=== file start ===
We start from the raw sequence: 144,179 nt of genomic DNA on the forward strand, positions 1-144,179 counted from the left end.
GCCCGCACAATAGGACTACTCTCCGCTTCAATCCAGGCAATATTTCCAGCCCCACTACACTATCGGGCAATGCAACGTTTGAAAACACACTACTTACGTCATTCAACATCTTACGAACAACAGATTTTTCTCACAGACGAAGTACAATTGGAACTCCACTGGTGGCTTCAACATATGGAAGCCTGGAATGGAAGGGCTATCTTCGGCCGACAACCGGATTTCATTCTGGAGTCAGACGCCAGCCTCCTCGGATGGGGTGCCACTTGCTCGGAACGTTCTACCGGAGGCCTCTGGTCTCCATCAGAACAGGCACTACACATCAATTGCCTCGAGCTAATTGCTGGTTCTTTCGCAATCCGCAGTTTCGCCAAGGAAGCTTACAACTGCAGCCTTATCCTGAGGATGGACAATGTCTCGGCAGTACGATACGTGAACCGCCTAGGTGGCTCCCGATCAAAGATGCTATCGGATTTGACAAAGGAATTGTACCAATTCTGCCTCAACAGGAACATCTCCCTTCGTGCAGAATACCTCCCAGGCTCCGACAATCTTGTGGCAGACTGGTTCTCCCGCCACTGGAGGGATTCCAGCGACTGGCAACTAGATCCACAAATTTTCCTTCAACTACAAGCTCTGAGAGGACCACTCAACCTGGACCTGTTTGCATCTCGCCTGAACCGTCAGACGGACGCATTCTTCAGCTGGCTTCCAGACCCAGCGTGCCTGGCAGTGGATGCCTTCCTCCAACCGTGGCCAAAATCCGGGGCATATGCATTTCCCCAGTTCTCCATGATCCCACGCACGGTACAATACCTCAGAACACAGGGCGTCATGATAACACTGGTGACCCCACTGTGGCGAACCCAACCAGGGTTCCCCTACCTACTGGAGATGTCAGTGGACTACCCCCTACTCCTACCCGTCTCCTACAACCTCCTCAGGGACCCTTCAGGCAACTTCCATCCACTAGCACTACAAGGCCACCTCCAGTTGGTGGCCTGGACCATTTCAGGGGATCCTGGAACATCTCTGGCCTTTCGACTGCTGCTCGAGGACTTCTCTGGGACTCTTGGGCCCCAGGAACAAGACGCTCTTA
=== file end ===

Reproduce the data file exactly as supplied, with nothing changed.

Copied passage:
We start from the raw sequence: 144,179 nt of genomic DNA on the forward strand, positions 1-144,179 counted from the left end.
GCCCGCACAATAGGACTACTCTCCGCTTCAATCCAGGCAATATTTCCAGCCCCACTACACTATCGGGCAATGCAACGTTTGAAAACACACTACTTACGTCATTCAACATCTTACGAACAACAGATTTTTCTCACAGACGAAGTACAATTGGAACTCCACTGGTGGCTTCAACATATGGAAGCCTGGAATGGAAGGGCTATCTTCGGCCGACAACCGGATTTCATTCTGGAGTCAGACGCCAGCCTCCTCGGATGGGGTGCCACTTGCTCGGAACGTTCTACCGGAGGCCTCTGGTCTCCATCAGAACAGGCACTACACATCAATTGCCTCGAGCTAATTGCTGGTTCTTTCGCAATCCGCAGTTTCGCCAAGGAAGCTTACAACTGCAGCCTTATCCTGAGGATGGACAATGTCTCGGCAGTACGATACGTGAACCGCCTAGGTGGCTCCCGATCAAAGATGCTATCGGATTTGACAAAGGAATTGTACCAATTCTGCCTCAACAGGAACATCTCCCTTCGTGCAGAATACCTCCCAGGCTCCGACAATCTTGTGGCAGACTGGTTCTCCCGCCACTGGAGGGATTCCAGCGACTGGCAACTAGATCCACAAATTTTCCTTCAACTACAAGCTCTGAGAGGACCACTCAACCTGGACCTGTTTGCATCTCGCCTGAACCGTCAGACGGACGCATTCTTCAGCTGGCTTCCAGACCCAGCGTGCCTGGCAGTGGATGCCTTCCTCCAACCGTGGCCAAAATCCGGGGCATATGCATTTCCCCAGTTCTCCATGATCCCACGCACGGTACAATACCTCAGAACACAGGGCGTCATGATAACACTGGTGACCCCACTGTGGCGAACCCAACCAGGGTTCCCCTACCTACTGGAGATGTCAGTGGACTACCCCCTACTCCTACCCGTCTCCTACAACCTCCTCAGGGACCCTTCAGGCAACTTCCATCCACTAGCACTACAAGGCCACCTCCAGTTGGTGGCCTGGACCATTTCAGGGGATCCTGGAACATCTCTGGCCTTTCGACTGCTGCTCGAGGACTTCTCTGGGACTCTTGGGCCCCAGGAACAAGACGCTCTTA